At what events / occasions did you shoot the most images?

Started 2 months ago | Discussions thread
TacticDesigns
TacticDesigns Veteran Member • Posts: 6,222
Re: Sports Events . . .

Mark_A wrote:

TacticDesigns wrote:

I volunteered at our local gymnastics competition.

We tried to get pictures of as many of the club's athletes as possible to include in the yearbook or year-end video.

The thing with a competition is, it doesn't happen again. Sure, there is next year's competition, but . . . each competition (and thus each athletes performance) only happens once. And you don't know if the athlete's first jump is going to be their best jump or whether its the last jump. So . . . I just shot all their jumps and poses.

150 athletes * 3 apparatus (I didn't really shoot the vault) * at least 10 shots per apparatus = 4,500 shots in a weekend.

That is a lot of images, what is your workflow in post?

It is actually pretty quick.

I shoot JPG in order to get more shots in the buffer, so I aim to have as close to SOOC images as possible. Not completely possible because I am shooting manual exposure and the flicker of the lights is picked up by the high shutter speed. And the uneven spread of lights on the apparatus / floor means there is going to be slight variation throughout a routine.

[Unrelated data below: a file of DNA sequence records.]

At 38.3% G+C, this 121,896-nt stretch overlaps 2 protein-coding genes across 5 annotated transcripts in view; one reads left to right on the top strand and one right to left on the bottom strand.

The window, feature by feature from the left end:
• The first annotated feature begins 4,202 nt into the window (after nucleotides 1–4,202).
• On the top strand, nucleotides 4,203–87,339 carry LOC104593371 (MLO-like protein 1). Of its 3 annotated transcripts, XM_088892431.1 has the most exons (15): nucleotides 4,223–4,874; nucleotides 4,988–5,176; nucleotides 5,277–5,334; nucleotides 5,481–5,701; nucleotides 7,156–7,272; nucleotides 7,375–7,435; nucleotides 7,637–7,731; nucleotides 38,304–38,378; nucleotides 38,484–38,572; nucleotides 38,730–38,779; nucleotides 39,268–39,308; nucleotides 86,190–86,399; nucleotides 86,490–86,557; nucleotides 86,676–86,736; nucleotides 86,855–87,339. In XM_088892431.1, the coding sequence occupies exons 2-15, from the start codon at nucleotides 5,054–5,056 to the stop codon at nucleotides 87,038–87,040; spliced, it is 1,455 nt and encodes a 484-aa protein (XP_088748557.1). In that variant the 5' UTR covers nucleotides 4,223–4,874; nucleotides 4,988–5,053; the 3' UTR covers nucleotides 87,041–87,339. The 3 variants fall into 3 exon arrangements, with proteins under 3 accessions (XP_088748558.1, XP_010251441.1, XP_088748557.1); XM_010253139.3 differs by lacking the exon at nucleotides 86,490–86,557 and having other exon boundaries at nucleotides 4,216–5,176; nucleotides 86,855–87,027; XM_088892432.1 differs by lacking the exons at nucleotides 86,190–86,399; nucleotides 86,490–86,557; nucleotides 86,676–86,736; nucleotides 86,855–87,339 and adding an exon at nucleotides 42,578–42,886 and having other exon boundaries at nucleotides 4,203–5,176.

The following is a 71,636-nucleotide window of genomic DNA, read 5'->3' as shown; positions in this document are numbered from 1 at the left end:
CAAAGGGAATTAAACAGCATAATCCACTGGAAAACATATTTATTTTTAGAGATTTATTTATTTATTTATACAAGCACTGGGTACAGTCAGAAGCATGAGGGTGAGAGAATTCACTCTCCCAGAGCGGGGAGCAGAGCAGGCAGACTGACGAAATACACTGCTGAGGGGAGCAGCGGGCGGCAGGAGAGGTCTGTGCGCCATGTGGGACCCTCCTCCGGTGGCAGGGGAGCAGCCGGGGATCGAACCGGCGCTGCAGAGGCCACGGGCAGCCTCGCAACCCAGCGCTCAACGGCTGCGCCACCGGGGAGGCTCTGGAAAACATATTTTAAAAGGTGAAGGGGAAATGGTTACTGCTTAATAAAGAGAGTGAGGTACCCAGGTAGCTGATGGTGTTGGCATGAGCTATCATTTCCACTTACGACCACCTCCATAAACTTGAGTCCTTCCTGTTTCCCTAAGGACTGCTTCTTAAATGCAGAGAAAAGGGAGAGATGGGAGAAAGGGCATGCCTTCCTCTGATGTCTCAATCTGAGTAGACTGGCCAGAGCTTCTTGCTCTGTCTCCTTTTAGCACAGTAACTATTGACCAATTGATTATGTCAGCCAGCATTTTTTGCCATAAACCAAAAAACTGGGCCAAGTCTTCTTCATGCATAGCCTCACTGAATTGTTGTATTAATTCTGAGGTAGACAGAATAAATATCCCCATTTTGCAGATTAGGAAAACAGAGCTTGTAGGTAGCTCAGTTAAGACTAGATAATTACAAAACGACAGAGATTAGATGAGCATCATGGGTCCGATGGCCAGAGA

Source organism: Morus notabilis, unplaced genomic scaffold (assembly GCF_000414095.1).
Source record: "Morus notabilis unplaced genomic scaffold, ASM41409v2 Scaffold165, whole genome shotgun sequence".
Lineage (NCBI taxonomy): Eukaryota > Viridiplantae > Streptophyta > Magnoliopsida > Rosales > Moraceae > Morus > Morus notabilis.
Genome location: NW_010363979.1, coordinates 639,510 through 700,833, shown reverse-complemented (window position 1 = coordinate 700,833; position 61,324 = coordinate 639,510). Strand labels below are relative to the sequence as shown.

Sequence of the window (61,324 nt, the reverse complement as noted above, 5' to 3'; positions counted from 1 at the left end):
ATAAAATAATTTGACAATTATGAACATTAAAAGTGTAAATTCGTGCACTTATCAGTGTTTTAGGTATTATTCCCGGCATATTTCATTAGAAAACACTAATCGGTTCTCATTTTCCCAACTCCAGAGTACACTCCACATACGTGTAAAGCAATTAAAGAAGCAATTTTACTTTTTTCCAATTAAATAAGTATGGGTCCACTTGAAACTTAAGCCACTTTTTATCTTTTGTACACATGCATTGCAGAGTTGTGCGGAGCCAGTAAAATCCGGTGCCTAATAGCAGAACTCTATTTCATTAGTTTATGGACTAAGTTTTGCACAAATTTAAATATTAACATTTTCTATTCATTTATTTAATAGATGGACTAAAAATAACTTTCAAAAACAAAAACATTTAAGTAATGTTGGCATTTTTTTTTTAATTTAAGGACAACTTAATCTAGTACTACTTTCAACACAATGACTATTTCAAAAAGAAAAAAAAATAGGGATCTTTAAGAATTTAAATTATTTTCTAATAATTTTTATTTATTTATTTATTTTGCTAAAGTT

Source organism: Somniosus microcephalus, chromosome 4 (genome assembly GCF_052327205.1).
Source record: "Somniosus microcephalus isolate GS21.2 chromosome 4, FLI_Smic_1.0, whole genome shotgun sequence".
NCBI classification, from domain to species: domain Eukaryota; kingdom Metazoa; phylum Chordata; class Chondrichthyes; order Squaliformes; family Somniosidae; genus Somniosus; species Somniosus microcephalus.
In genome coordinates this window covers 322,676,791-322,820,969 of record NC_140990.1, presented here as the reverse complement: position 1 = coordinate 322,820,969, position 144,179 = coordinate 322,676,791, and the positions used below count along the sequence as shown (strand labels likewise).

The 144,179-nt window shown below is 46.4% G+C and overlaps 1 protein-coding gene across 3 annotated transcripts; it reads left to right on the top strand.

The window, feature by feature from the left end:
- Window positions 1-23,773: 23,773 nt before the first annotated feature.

While I am waiting for the next athlete(s) to compete, I preview the images on the back of my camera and "write-protect" the "keepers". That way my "keepers" are already selected before I get home.

At the end of the day, I back-up all the images, but only load the "keepers" (write-protected images) into Lightroom.

While importing into Lightroom I have Lightroom rename the file so the date+time is put at the beginning of the filename. That way, down the line, if I need to know which competition a photo was taken at, I just need to look at the date. And if shooting with two or more cameras, it puts all the images from all the cameras in chronological order.

Once in Lightroom, I might also use Lightroom to add the name of the event to the end of the filename. And additionally, if applicable, the team name.

In Lightroom, I mark the ones I think we'll use in either the yearbook or year-end video as a "4" and quickly edit them for colour balance and overall brightness.

Lately I've been cleaning up a bunch of shots a day or two after the event for my wife to upload to the club's Facebook page.

It took me a few years to realize the "write-protect" thing . . . and also realizing how powerful and useful the Lightroom file rename function was to keeping things organized.

Take care & Happy Shooting!

EDIT: That's actually the keepers. Triple that for number of shots taken. For poses, I would fire off 3 shots because with a moving athlete, you can't be quite sure how they are going to shift their balance on their feet. And I find . . . if I fire off 3 shots, I get 3 completely different poses. Because this is happening in a fraction of a second, anticipating the athletes shift in balance is almost impossible. Better to fire off 3 shots and keep the best.

Take care & Happy Shooting

Mark_A

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